But look and the answer Jesus gave to this question. Firstly, Jesus wondered that it wasn’t enough that he and Philip had just spent three years together. You would think that that length of time spent with Jesus might be enough to convince someone of the true nature of Jesus. Then Jesus suggested that if that wasn’t enough then Philip should consider the teaching that Jesus had given. Jesus claimed his words were not his own. Rather, they had come from the Father. Many people throughout history have been convinced of the claims of Jesus simply by studying the quality of the message Jesus taught. Having read those words they were prepared to commit their lives.

But then Jesus gave Philip another alternate. Philip should consider the miracles Jesus had performed. After all, Philip had been an eye-witness to all these events. He had the evidence, so what decision would he come to about Jesus. I find it fascinating that when Philip raised this question of certainty Jesus did not give him an easy answer. Rather, he gave Philip a list of alternatives. Jesus is showing us that matters of faith are complex, it is not simple, it is not simplistic. Rather, faith will be an issue we wrestle with all our lives. Sometimes some things are helpful, sometimes help comes from a completely different source. But what is important is that we do not give up. As we read elsewhere, those who endure to the end will be saved.

What Jesus gives us is a great hope for the future, a great blessing in his promise to bring us to the Father. In our trusting in his words, we need to do it without arrogance, without intolerance, but in love and compassion as we each persist in the task of working out our own salvation. I love that image of Jesus washing the disciples feet. If, in our life of faith, we move away from such a life of humility, then how can we be sure there is much Christianity in any of us?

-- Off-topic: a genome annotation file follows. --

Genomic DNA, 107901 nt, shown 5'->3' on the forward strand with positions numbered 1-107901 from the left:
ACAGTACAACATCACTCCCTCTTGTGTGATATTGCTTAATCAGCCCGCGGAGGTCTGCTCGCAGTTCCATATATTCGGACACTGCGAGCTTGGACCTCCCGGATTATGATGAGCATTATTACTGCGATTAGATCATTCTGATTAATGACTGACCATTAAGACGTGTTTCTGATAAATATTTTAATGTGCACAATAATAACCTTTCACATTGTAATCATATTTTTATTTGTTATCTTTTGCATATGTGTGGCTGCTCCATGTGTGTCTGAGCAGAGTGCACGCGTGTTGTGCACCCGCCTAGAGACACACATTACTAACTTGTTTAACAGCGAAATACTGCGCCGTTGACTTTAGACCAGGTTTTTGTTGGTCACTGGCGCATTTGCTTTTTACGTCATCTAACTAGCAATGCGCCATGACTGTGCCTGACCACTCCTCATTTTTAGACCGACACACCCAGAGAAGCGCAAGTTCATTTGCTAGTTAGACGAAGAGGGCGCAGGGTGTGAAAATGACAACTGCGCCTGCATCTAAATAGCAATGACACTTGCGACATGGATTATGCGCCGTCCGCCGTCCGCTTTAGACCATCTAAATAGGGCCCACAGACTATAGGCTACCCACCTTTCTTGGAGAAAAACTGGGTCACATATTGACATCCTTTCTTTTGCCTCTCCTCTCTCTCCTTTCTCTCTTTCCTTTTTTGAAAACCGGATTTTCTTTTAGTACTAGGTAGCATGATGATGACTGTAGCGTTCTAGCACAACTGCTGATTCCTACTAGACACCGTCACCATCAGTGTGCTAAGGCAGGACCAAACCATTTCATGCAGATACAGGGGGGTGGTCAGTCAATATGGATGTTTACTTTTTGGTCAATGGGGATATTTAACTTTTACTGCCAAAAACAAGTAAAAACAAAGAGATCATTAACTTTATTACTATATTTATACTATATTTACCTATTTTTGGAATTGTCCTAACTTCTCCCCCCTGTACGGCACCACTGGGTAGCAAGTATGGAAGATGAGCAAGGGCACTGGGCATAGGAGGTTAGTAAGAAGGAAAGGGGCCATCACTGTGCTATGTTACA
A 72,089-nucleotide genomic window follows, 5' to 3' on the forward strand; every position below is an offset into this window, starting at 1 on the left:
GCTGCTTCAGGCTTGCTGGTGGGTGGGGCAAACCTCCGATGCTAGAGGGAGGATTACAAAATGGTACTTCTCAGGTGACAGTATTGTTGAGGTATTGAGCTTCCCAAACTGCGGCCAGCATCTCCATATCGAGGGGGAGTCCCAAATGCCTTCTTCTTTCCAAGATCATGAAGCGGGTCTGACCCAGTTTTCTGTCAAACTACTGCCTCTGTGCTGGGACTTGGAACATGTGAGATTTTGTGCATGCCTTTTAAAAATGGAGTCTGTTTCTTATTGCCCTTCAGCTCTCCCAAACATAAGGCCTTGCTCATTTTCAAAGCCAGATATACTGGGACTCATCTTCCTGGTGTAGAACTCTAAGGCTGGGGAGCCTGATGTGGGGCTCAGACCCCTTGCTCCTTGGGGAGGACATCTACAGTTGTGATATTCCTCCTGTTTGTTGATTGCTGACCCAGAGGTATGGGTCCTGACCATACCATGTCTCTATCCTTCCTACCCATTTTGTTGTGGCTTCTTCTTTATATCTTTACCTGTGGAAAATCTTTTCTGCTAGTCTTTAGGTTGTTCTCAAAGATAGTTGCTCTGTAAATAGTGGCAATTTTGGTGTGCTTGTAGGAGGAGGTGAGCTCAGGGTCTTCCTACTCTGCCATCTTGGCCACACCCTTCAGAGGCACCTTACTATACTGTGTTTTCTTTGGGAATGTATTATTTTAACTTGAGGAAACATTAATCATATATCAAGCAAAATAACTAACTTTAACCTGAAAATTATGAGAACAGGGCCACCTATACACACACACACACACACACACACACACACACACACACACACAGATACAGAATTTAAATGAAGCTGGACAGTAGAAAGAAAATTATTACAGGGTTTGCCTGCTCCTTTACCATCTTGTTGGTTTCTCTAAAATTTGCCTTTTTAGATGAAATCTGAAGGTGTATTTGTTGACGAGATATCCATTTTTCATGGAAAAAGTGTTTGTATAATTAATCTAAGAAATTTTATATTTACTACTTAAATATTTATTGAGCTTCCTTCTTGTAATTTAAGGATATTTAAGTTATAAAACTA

Reverend Ross Weaver

Sermon: The Fifth Sunday of Easter (B) – 3rd May 2015

St Aidan’s Anglican Church, West Epping  8.30am

Readings:   Isaiah 30:18-21; Psalm 19:1-6; 1 Corinthians 15:1-8; John 14:6-14

 Today is the feast day of two apostles: St.Philip and St.James, and I thought I would begin with a quick quiz about them. You don’t have to write down answers or even call them out. Just see which questions you know the answer to.

Firstly Philip. Which Gospel tells us most about Philip? In the Book of Acts, to whom did Philip speak on a road in the desert?

And then there’s James. What was the name of James’ father, and his brother? Which Gospel tells us most about James? And which book of the New Testament did he write?

I have to confess that these are trick questions. For there are actually three or four James in the New Testament, and there is a similar number of Philips. There is James the son of Zebedee and brother of the apostle John, both of them amongst the closest of Jesus’ apostles. And there is James the brother of Jesus, who became a great leader of the early church in Jerusalem, and was probably the author of the letter of James. And there is James the younger or James the Less, who is referred to in Mark 15 as a son of someone called Mary. This may be the James we are thinking of today. We don’t know for sure.

Apart from that, we just find James’ name in the lists of apostles in Matthew, Mark, Luke and the Acts of the Apostles. This James is almost an anonymous apostle, an also-ran.

In Matthew, Mark and Luke, you would have to say the same for Philip: quite a different person from Philip the deacon in the Acts of the Apostles. This Philip is simply one of the apostles, undistinguished beyond that.

But in the Gospel of John, he turns up on a few occasions.